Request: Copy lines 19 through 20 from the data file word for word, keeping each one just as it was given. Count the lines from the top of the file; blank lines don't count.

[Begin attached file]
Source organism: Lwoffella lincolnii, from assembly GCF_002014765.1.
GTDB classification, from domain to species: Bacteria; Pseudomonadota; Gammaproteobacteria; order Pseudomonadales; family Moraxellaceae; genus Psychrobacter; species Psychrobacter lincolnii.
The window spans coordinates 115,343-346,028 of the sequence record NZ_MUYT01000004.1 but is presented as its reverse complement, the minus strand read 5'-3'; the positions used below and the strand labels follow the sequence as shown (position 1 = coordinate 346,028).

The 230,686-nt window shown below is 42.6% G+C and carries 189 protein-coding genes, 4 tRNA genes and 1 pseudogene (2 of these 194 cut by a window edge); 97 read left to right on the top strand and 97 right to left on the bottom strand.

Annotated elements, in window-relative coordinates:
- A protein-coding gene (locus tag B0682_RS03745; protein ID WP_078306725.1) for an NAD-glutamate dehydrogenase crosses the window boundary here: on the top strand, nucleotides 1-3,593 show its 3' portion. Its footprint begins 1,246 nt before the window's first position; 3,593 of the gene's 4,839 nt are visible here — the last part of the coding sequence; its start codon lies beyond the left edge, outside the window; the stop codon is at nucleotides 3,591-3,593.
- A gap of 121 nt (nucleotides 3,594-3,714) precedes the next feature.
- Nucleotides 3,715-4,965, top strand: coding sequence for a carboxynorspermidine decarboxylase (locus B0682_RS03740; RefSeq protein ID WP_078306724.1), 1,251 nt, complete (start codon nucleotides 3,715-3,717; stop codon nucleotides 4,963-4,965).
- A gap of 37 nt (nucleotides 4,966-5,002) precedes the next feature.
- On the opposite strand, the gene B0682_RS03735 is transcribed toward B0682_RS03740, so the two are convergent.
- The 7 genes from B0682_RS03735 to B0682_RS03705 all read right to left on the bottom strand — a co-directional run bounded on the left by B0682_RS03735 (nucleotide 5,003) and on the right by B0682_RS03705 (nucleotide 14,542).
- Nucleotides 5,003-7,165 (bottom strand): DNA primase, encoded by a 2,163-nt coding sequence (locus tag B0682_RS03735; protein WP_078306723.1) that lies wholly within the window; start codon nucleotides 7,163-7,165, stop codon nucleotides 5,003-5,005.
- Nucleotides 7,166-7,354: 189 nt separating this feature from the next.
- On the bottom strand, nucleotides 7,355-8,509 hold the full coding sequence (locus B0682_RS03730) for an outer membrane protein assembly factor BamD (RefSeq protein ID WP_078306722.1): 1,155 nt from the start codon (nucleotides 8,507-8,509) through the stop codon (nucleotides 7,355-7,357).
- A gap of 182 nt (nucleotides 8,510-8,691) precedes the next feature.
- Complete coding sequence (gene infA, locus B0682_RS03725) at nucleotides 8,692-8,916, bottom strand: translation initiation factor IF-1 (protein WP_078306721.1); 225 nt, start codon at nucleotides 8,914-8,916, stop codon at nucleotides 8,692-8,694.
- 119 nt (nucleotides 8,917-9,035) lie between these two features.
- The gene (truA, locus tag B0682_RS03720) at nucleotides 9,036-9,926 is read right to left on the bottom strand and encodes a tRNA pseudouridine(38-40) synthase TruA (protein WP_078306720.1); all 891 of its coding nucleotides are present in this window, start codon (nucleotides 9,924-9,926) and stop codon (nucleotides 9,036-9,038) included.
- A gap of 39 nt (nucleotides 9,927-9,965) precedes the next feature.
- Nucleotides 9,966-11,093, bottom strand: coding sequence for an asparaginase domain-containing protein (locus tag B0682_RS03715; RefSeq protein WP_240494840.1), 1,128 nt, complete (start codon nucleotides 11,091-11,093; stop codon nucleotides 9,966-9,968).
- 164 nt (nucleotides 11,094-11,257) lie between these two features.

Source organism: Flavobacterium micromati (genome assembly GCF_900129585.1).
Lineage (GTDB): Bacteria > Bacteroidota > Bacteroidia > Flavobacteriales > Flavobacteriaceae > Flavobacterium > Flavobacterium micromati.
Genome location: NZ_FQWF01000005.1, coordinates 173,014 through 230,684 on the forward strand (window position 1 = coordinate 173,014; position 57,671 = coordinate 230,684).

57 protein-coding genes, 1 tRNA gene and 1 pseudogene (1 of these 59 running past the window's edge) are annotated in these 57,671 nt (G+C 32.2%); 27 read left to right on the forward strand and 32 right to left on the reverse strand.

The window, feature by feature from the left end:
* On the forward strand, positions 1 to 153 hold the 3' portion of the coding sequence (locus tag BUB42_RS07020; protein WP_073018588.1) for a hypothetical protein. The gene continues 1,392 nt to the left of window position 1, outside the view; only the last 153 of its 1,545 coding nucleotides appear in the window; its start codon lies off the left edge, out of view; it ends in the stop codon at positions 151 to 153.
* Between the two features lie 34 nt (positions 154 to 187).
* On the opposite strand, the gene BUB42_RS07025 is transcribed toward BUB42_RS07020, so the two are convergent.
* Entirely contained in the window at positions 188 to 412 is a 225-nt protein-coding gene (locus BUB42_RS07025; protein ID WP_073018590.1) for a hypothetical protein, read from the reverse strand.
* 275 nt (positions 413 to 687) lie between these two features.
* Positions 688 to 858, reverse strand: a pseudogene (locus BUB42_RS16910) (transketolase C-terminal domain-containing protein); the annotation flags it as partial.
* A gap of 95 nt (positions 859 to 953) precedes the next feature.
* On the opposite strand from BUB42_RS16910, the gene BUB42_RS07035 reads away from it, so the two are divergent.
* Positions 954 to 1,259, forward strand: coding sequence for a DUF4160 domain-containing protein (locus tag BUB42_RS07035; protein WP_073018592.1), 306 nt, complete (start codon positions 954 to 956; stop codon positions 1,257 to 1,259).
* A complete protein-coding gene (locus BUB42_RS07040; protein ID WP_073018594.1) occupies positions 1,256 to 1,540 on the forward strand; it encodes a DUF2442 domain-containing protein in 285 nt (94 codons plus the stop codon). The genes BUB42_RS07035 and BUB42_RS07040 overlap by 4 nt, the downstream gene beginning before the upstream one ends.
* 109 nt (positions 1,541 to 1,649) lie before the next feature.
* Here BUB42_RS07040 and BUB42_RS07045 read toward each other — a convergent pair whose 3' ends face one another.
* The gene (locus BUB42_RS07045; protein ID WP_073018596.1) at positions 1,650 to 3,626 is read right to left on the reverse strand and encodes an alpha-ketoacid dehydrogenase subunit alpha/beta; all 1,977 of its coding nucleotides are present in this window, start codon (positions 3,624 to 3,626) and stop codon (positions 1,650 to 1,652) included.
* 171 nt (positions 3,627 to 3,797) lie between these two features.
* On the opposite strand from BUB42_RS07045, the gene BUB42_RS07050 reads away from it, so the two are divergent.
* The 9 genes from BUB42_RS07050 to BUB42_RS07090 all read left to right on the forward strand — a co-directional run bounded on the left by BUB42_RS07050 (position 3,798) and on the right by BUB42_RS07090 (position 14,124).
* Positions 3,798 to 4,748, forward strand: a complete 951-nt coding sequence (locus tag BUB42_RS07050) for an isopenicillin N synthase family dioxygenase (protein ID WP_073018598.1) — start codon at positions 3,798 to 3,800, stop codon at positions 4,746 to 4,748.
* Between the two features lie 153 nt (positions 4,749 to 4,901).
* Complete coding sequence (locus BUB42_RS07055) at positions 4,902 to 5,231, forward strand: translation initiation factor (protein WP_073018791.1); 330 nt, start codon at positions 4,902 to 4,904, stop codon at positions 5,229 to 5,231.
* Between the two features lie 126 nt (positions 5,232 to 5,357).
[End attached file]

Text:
- A gap of 39 nt (nucleotides 9,927-9,965) precedes the next feature.
- Nucleotides 9,966-11,093, bottom strand: coding sequence for an asparaginase domain-containing protein (locus tag B0682_RS03715; RefSeq protein WP_240494840.1), 1,128 nt, complete (start codon nucleotides 11,091-11,093; stop codon nucleotides 9,966-9,968).